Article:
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TDWI Blog: Data 360

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C'mon Dashboard Vendors: Time to Step Up!

I’m perplexed why some BI vendors treat the metrics in their dashboards differently than the metrics in their scorecards. When you look at their scorecard products, all the metrics have targets associated with them and display color-coded traffic lights and trending symbols. But when you examine their dashboards, the metrics are just simply charts and tables without performance context. These vendors act as if dashboards are simply a collection of charts and tables—a metrics portal, if you will—not a bonafide performance management system.

To me, if you insert a metric in a dashboard or a scorecard, then it’s worthy enough to be measured against a goal and displayed in all its color-coded glory. Otherwise, why are you measuring the activity at all? If no one cares whether the activity is performed well or not—or whether it’s aligned with strategic, tactical, or operational objectives—what’s the point? You are simply cluttering the dashboard with useless data.

To test my conjecture, I asked the audience at the Palladium Performance Management Conference during a panel session today whether the metrics in their dashboards have goals associated with them (or should anyway). The resounding response was, “Yes!” It turns out that user organizations don’t make the same arbitrary distinctions between scorecards and dashboards that vendors do.

Of course, there was some debate among my fellow panelists about this issue. Sure, there are some metrics, like top ten lists, that are purely diagnostic yet important to include in a dashboard. And some operational users may internalize metric goals because they are so immersed in the processes they manage and the organization doesn’t feel the need to instrument those metrics. Yet, the fundamental principle holds true: every metric in a scorecard AND dashboard should have an associated target.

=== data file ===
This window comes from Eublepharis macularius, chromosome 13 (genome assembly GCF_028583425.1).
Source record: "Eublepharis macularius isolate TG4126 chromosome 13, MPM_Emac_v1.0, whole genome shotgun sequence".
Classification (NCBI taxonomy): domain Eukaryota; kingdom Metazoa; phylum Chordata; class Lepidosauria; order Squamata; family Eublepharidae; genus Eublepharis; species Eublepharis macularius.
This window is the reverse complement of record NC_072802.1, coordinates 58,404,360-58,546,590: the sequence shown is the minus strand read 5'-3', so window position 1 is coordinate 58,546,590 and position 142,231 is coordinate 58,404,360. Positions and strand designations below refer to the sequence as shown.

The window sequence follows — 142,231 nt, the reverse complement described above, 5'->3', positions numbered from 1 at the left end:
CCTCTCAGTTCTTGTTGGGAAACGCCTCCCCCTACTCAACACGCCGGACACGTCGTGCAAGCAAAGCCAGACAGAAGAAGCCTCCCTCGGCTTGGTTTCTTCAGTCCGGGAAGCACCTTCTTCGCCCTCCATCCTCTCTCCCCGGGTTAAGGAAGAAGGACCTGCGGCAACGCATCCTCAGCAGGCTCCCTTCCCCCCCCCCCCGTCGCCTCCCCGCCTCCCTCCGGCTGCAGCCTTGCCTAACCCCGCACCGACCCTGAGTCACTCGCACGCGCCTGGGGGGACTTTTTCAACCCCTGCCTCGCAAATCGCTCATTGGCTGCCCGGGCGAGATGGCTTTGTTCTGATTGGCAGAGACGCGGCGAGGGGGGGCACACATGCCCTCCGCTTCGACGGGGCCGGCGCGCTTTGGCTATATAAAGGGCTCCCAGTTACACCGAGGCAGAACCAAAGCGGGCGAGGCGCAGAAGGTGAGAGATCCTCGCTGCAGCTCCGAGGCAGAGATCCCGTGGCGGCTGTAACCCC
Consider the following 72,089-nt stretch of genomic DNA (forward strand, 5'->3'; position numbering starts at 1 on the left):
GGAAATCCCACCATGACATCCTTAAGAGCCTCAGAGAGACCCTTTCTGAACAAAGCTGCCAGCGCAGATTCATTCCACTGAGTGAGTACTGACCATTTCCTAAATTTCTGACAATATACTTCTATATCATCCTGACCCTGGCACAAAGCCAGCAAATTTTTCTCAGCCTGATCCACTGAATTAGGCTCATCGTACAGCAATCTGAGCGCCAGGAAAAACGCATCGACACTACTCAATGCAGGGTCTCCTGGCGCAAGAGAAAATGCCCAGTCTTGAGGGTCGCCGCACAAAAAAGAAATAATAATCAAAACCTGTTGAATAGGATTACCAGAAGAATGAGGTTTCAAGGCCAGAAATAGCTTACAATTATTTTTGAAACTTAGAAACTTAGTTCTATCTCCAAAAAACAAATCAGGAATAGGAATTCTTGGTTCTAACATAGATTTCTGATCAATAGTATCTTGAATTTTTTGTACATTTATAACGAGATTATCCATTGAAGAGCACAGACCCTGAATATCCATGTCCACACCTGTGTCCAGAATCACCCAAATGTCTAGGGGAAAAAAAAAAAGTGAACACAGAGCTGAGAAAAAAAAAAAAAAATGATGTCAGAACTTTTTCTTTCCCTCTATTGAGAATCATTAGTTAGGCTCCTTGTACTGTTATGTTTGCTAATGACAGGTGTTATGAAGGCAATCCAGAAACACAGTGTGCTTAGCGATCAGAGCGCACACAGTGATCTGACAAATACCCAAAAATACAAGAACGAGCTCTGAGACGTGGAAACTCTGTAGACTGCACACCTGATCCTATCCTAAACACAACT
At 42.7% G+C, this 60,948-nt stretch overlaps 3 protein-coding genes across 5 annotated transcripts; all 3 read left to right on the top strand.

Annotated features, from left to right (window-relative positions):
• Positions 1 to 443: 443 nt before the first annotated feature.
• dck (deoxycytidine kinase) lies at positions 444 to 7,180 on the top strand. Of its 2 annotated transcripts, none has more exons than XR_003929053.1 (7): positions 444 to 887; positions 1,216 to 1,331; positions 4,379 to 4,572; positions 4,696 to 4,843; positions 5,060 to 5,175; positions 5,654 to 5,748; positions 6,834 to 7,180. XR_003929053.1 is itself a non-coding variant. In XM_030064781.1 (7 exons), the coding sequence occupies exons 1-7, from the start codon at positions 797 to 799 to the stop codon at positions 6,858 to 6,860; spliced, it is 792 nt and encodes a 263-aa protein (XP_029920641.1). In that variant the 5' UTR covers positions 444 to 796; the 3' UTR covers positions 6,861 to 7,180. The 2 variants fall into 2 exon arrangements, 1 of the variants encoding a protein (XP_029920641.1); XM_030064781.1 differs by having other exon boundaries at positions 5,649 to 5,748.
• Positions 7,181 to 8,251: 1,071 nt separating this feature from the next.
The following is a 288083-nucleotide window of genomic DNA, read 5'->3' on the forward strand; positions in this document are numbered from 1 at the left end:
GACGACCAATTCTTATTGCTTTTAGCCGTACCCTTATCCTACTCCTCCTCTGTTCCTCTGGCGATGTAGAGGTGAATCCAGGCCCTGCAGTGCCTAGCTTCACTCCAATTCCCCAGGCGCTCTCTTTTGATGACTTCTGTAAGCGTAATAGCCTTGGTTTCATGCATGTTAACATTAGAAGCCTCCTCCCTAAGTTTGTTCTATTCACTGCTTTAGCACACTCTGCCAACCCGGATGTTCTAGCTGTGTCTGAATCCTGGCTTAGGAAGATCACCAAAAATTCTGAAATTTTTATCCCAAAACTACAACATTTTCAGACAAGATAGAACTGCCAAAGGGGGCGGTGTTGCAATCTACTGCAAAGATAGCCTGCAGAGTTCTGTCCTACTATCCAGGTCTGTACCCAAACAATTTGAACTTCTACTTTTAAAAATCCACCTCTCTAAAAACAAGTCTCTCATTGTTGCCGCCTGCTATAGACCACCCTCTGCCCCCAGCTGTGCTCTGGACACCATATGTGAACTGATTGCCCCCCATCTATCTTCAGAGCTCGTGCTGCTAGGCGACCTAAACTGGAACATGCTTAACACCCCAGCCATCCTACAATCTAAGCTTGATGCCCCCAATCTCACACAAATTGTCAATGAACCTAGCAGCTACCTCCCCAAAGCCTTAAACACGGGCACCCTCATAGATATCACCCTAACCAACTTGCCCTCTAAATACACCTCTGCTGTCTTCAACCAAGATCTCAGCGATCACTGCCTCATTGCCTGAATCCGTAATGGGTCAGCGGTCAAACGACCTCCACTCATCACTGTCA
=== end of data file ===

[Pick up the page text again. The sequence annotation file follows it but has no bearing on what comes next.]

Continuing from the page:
Displaying Versus Authoring Targets

Most dashboard vendors will say, “Sure, we can display performance targets” and they might be right. But the real question is, do they let business users define the target in the tool itself and then display it? Probably not. And if business users can’t define the targets easily, they won’t.

The workaround that vendors often propose is clumsy. They’ll say, “Get the IT department to revise the data warehouse data model to support performance targets, status, and trend indicators. Then have them create new extract routines that pull the targets from a planning system or spreadsheet into the data warehouse. Or failing that, have the business manager email the targets to an IT person who can manually add them to the database.” Yeah right. Who’s going to do that?

Ok, maybe in a true enterprise performance management environment, you want the targets to emanate from a corporate planning system and flow through the enterprise data warehouse to a local mart and into the dashboard. But honestly, few organizations are that sophisticated yet. So in the meantime, dashboard vendors have no excuse for not natively supporting the creation and display of performance targets.

Do Me a Favor. So the next time you talk to a dashboard vendor, do me a favor. When they demo their product, ask them where their targets and traffic lights are. Then, ask them to show you how a business person can attach a target to one of the charts or tables in the dashboard. If they start squirming, stammering, or sweating, then you know you are looking at a metrics portal not a real performance management system. And let me know how you make out!

Posted by Wayne Eckerson on May 11, 2010


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